I’ve even brushed the crud off fellow cyclists tires.

41. A rider you respect says, “You were flying today.”

Perhaps not “flying”, but it’s always a great compliment when another rider says you were strong.

42. Rolling through a stop sign—and knowing it was the right thing to do.

Guilty! But then how many cars actually come to a “complete” stop if the intersection is empty.

43. Doored!

Hopefully never.

44. When you crest the summit of a climb, start down and realize you’ve gone the wrong way. But keep going anyway.

You’ll never get crossed up on our two climbs here in SW Florida. Either you are going onto the island or off it.

45. Rubbing wheels—and staying up.

It’s happened a couple times. Always scary, often preventable.

46. Letting go of your kid’s seat and not having to grab it again.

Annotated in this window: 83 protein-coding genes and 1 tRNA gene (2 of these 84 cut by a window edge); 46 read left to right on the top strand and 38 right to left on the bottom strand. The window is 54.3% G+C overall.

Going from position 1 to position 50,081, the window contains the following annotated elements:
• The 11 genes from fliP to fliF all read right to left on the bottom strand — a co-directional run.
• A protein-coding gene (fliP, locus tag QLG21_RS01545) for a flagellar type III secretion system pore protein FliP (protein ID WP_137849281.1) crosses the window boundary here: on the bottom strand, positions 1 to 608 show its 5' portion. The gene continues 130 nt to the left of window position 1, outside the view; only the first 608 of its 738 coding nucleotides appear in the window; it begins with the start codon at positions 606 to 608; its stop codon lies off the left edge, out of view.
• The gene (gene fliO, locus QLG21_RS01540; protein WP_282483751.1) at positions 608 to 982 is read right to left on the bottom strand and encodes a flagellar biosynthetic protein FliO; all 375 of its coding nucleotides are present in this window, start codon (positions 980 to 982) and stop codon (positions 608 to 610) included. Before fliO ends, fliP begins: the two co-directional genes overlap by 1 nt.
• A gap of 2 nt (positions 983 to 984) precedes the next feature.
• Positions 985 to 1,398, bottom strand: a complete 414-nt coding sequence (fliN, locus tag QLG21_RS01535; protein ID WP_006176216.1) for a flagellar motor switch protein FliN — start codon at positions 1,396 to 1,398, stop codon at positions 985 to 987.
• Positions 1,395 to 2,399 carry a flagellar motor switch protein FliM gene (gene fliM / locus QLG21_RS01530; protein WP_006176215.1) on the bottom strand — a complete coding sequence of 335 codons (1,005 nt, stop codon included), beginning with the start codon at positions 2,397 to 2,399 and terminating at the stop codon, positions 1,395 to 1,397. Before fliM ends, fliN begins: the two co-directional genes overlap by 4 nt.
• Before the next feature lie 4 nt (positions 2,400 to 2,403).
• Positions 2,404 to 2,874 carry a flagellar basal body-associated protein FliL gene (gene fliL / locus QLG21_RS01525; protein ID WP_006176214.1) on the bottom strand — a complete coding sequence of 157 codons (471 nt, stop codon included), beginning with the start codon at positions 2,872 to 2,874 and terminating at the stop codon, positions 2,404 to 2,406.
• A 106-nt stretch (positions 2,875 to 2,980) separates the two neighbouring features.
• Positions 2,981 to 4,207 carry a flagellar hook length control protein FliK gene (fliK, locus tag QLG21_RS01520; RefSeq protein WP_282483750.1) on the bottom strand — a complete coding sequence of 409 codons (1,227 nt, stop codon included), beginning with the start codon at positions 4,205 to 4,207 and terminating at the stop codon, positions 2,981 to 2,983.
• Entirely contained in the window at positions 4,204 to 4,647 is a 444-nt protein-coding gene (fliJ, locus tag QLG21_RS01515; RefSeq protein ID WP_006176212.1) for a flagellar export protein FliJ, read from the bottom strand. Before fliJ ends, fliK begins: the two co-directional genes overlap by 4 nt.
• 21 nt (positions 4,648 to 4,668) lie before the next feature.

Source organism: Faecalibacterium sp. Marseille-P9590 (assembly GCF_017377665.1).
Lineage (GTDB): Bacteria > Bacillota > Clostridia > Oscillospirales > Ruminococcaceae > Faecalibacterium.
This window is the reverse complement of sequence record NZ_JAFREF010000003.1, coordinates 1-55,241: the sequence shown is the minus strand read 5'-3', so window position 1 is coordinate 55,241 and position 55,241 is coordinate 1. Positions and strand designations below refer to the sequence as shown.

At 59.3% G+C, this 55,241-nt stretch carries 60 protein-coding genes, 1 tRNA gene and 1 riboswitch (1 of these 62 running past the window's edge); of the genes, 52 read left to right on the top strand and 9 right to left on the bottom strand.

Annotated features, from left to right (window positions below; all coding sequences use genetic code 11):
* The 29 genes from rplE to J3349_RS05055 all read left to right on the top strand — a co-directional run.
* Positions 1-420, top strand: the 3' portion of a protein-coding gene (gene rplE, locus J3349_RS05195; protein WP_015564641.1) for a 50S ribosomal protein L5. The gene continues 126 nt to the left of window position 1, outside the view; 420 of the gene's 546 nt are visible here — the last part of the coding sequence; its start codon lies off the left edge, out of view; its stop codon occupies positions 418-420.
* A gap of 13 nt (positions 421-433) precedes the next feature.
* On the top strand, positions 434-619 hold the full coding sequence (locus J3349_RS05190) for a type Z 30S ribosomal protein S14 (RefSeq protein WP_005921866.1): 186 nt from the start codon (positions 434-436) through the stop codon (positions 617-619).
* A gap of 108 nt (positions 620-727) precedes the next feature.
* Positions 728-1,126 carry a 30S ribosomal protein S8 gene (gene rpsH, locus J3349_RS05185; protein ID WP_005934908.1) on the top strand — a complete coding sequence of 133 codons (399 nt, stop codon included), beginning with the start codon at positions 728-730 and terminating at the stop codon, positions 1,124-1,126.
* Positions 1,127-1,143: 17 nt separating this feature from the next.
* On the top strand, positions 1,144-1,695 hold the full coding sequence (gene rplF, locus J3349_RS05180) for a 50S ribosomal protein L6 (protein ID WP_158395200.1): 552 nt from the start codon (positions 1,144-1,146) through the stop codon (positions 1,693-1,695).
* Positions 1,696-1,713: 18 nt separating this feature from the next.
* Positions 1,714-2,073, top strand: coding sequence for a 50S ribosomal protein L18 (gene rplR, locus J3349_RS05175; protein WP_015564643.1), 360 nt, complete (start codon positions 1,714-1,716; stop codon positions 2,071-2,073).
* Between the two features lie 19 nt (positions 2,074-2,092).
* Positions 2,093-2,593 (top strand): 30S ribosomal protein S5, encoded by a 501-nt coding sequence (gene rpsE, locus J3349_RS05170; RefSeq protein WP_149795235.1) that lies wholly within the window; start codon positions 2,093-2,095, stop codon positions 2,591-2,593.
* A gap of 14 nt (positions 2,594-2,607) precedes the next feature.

Still working with training wheels with my little one….perhaps this summer we take them off.

47. Getting a bike stolen and being surprised at how deeply it hits you.

Luckily I have never had one stolen, but I have had them destroyed by a car. That hurt physically too.

48. Cleaning the cassette with your old toothbrush.

All toothbrushes go to cassette heaven. Actually isn’t that what a toothbrush was invented for?

49. Sprinting the neighbor kids.

All the kids like to race the “old guy” on his bike…none has beat him yet!

50. Chasing a rabbit down singletrack.

I’ve chased some deer as well as some wild hogs, but no rabbit.

51. Falling asleep when you stop for a break on a mountain bike ride.

What’s a mountain?

52. Endo.

Never!

53. Telling someone which bike to buy.

Well, not telling per say, but I have suggested many bikes and components to friends.

54. Overcooking a turn.

Riding the ragged line is fun….NOT!

55. Breaking a collarbone.

Never!…knock on wood.

56. Figuring out how to layer without overdressing.